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A Risk-Management Strategy for PCB-Contaminated Sediments include insulation (wool felt, foam rubber, and fiberglass), sound-dampening materials, paints, water-proofing materials, coatings for water pipes and storage tanks, and other materials, many of which have been found in federal buildings or military equipment, such as naval vessels. Although these solid materials might not present a current health risk from PCB exposure, they might become a significant source of PCB exposure as their utility expires. Another continuing source of PCBs are recycling activities that keep PCBs in circulation for many years. Materials that might contain PCBs include automobile and truck parts (e.g., nonmetallic parts such as glass and plastic), military equipment (e.g., ship parts), plastics, asphalt-roofing materials, and paper. In most other countries, PCB production is also banned. However, PCBs are reported to be manufactured in Russia and might also be manufactured in North Korea (Carpenter 1998). If that is the case, PCBs might be entering the environment both in those countries and in other countries that buy their PCB-containing products. Although these sources of PCBs are likely to be relatively small, they are a new source of PCBs in the environment. Unfortunately, estimates of continuing worldwide production of PCBs are not available. Such information would improve our understanding of the global balance of PCBs in the environment and the potential long-term impact of site management efforts. These continuing and new sources of PCBs to the global environment are important to consider as various physical, chemical, and biological processes transport PCBs regionally and globally. This issue is discussed in more detail in the next section. DISTRIBUTION AND DYNAMICS OF PCBs IN THE ENVIRONMENT The chemical properties of PCBs, such as stability and low reactivity, made them ideal for many industrial uses. PCBs are slow to biodegrade in the environment in comparison with many other organic chemicals and are generally persistent in all media. PCBs have relatively low water solubility and low vapor pressures (Erickson 1997) that allow them to partition between water and the atmosphere. Once released into the environment, PCBs tend to partition to the more organic components of the environment. For that reason, PCBs adsorb to organic matter in soils and sediments. As a result, PCBs can be found in almost every compartment in the environment (Tanabe 1988). PCBs adhere to the surfaces of organic particles in the water column, resulting in their eventual deposition and accumulation in sediments. The highest concentrations of PCBs are typically found in fine-grained, organically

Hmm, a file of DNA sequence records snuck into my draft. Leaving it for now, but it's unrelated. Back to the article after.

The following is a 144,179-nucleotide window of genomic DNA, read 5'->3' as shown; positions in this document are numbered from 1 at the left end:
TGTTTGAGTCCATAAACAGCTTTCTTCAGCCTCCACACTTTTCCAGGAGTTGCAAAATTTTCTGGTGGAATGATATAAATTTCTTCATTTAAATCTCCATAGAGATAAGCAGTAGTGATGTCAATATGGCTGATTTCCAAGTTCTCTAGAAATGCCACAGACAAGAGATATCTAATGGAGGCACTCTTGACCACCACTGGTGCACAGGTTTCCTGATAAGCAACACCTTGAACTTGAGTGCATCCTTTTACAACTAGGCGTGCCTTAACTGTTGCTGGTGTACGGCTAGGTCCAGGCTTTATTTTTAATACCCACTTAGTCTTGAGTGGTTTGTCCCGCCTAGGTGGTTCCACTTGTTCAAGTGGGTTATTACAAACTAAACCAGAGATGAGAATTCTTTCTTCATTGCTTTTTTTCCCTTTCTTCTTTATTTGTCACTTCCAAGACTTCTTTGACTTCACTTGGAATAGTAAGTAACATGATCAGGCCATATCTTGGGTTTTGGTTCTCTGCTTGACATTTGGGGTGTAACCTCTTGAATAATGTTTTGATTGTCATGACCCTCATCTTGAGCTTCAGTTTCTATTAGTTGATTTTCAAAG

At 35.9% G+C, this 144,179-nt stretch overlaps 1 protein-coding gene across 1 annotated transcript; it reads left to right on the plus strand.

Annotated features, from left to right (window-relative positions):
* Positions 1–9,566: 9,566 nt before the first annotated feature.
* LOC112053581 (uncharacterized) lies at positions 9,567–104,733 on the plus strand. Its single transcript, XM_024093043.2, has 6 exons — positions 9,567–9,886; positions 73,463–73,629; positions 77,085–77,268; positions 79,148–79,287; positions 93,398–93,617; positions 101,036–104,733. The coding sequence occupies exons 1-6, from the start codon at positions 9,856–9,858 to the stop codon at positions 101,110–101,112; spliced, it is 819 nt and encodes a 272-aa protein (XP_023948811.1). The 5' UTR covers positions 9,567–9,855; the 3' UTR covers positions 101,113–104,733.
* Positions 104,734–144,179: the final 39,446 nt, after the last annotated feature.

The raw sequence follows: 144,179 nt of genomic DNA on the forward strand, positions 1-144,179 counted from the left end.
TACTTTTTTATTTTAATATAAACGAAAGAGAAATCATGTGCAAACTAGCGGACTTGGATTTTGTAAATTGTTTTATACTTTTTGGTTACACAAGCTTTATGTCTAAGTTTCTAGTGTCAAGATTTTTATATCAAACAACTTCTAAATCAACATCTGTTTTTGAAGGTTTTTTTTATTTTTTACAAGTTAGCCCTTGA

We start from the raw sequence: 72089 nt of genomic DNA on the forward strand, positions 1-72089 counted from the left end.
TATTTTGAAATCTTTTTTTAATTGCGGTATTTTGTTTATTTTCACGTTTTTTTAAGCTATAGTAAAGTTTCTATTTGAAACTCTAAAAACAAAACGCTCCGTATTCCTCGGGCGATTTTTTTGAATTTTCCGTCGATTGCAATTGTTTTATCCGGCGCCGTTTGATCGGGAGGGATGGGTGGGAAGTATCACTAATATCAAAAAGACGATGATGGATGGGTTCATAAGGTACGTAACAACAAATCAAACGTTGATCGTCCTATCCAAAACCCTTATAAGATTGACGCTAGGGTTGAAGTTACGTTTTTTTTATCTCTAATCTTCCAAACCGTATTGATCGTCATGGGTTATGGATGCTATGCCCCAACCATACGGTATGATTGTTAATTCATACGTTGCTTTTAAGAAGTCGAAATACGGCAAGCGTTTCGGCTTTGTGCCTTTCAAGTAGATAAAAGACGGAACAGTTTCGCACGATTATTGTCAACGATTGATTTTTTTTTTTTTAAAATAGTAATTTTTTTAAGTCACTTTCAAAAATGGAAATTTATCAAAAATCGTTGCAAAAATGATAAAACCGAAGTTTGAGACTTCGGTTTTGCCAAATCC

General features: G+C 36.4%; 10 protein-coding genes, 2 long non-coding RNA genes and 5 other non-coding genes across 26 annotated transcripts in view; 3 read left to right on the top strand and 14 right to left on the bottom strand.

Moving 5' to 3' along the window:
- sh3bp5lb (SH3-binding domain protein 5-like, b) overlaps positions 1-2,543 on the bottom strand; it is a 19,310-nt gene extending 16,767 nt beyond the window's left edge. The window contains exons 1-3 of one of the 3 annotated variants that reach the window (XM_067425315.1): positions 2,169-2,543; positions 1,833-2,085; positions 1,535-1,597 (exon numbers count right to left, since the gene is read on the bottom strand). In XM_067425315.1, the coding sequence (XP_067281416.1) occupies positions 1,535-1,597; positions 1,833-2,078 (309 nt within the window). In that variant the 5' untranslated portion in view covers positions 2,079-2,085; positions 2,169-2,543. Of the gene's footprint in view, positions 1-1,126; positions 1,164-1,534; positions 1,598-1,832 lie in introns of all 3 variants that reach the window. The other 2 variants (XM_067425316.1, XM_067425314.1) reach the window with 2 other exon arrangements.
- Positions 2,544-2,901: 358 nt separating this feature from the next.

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A Risk-Management Strategy for PCB-Contaminated Sediments rich sediments. Horizontal and vertical variations in PCB concentrations in sediments are common and are dependent on the history of PCB inputs to the ecosystem and on the temporal and spatial deposition patterns of fine- and coarse-grained sediments. At sites without new inputs of PCBs, the greatest concentrations tend to be found below the surficial sediments, where contaminated sediments are buried by less-contaminated sediments. The distribution of PCBs in sediments is affected by such factors as continuing use and disposal of PCBs; leaching from disposal sites; resuspension by turbulence; redeposition (hydrodynamic forces); chemical changes; and physical and biological mixing of the sediment. The different physical and chemical properties of the individual congeners determine their behavior during those various dynamic processes. As a result, identifying the specific environmental characteristics of PCB-contaminated sediments is challenging. Sediment characterization typically involves a combination of sampling techniques that include direct measurement of PCBs by high-resolution analytical methods and direct and indirect measurement of sediment properties. PCBs are considered to exist in three phases in the sediment and overlying water: freely dissolved, associated with dissolved organic carbon (DOC),1 and sorbed to particles.2 PCBs sorbed to particles are subject to settling, resuspension, and burial. Particles suspended in the water column are affected by hydrodynamic conditions. PCBs that are freely dissolved or associated with DOC can cross the sediment-water interface and move between the deeper sediments (below the bioturbation or bioactive surface sediment) and the surface sediment. This movement is largely a function of diffusion between the sediment pore water, and the overlying water column. It is dependent on the detailed hydrodynamic structure at the water-sediment interface and can be greatly enhanced by bioturbation caused by organisms living in the sediments. Freely dissolved PCBs in the water column are also subject to volatilization across the air-water interface. Such loss can be substantial, especially in systems that provide substantial time for the water-air interactions. Transformations of PCBs can also occur in aquatic systems by microbial degradation (in aerobic water columns and surficial sediments), reductive dechlorination (in anaerobic sediments), and metabolism via organisms that 1 The term, “associated with DOC” is used, because the exact mechanism of interaction of PCBs with DOC is not well-defined. DOC can include colloidal materials that are mostly organic matter. 2 The term “sorbed” suggests that a combination of adsorptive and absorptive processes are involved, depending upon the types of particles.